I chose to walk to Cluny Dam from a gated entrance road and then head back westwards all the while walking next to Cluny Lagoon towards my goal which was the Lake Repulse Dam.
To reach the start of the walk, and thanks to Megan, I was driven down the main gravel road from the Lyell Highway (you need to turn off left after the town of Ouse) until we came to a junction indicating the two dams.
Of course, we drove down the Cluny Dam road until it was time for me to start walking. The road to the Cluny Dam is blocked by a gate so if you wish to follow in my footsteps, you should obtain permission from Hydro Tasmania.
The day was marked with rain on the horizon and sometimes a few spots lightly dropped on me. The rain showers softened the distant relatively undisturbed bush landscape in stark contrast to the crisp dry yellow grasses on the cleared land around me.
The blue of Cluny Lagoon, through which the Derwent River runs, was ever present. As usual the water uplifted my spirits.
Walking between the two dams is an easy stroll offering dramatic vistas as the Derwent River twists and turns its way through Cluny Lagoon. You can expect to read a series of posts about this little walk – which filled one of the gaps in my trek from the mouth to the source of the Derwent River.
Chantale’s aerial photos below show Cluny Dam, Lake Repulse Dam and then some of the water rushing towards Cluny Lagoon.
Michelle’s photo shows some of Cluny Lagoon snaking in a fat shape behind the Dam, and then closer to Lake Repulse Dam.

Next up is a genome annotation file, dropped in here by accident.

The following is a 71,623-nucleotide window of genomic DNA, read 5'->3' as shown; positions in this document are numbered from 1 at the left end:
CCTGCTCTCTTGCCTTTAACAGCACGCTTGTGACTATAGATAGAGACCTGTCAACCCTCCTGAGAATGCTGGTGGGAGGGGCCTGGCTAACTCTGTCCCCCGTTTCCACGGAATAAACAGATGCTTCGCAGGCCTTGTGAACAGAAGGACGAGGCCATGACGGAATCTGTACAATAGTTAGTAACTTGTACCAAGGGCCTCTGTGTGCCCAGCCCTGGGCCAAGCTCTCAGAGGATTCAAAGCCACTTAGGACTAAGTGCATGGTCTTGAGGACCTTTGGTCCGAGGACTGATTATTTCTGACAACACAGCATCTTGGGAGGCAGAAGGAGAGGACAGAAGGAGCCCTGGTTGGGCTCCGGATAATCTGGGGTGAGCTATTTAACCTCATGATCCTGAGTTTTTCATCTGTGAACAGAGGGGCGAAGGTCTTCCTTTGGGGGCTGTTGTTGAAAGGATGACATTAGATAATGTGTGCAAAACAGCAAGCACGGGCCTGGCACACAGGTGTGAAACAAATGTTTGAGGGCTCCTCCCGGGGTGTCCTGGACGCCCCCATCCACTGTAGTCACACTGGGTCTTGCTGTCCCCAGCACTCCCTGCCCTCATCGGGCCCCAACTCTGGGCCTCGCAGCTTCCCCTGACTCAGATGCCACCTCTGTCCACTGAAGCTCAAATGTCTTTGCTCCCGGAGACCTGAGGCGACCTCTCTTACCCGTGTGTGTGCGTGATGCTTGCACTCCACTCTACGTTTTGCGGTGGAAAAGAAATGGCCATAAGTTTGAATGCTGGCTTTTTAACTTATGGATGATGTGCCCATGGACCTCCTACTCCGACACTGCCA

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My photos below show Cluny Lagoon backed up onto Cluny Dam, and the Derwent River let run from Lake Repulse Dam and heading towards Cluny Lagoon.
The Cluny Dam holds back the water of Cluny Lagoon, and pumps it through the Cluny Power Station. At the western end of the Lagoon the wall of the Lake Repulse Dam rears high.
Between Cluny Dam and Power Station and Lake Repulse Dam, Michelle saw:
Between Cluny Dam and Power Station and Lake Repulse Dam, Chantale saw:
Between Cluny Dam and Power Station and Lake Repulse Dam, I saw:
When walking along the edge of the Derwent River, I am not so conscious of the constant winding of the river around the hilly landscape as when I look at the photos in this and the last two blog posts. The beauty of this snaking quality is that as I take each step, new vistas become visible.
Meadowbank Lake, through which the Derwent River runs, is an expanse measuring approximately 15 kms in length. A few kms of Derwent River flow between the Lake’s western end and Cluny Dam. Between Meadowbank Dam and Cluny Dam, Michelle saw:
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Between Meadowbank Dam and Cluny Dam and Power Station, Chantale saw:
Between Meadowbank Dam and Cluny Dam and Power Station, I saw:
Meandering at the edges of paddocks and sometimes across them, the deeply engrained cow and sheep trails were my usual pathways. When I was not following these, I opted to walk on vehicular tracks. At all times, I deliberately set out to leave no trace of my passing.
Even when I climb fences, I make an extra effort to restore any reshaping to the original configuration. The last thing I want is for anyone to see that a fence has been climbed and believe this is a regular ‘pathway’. When fences become distorted, they start the journey to break down and, with valuable livestock to be managed, no farmer wants to be worrying about maintaining fences when the deterioration is not time-related.
The Derwent River
The speed of the river flowing downstream always surprises me. The power of that water, the changing colours of that deep mass, the scale of the River, and the variations in the unique landscapes on the edge impress me strongly. Time and again.
Where the Derwent passes through Cluny Lagoon and Meadowbank Lake, the wider expanses of water gleam.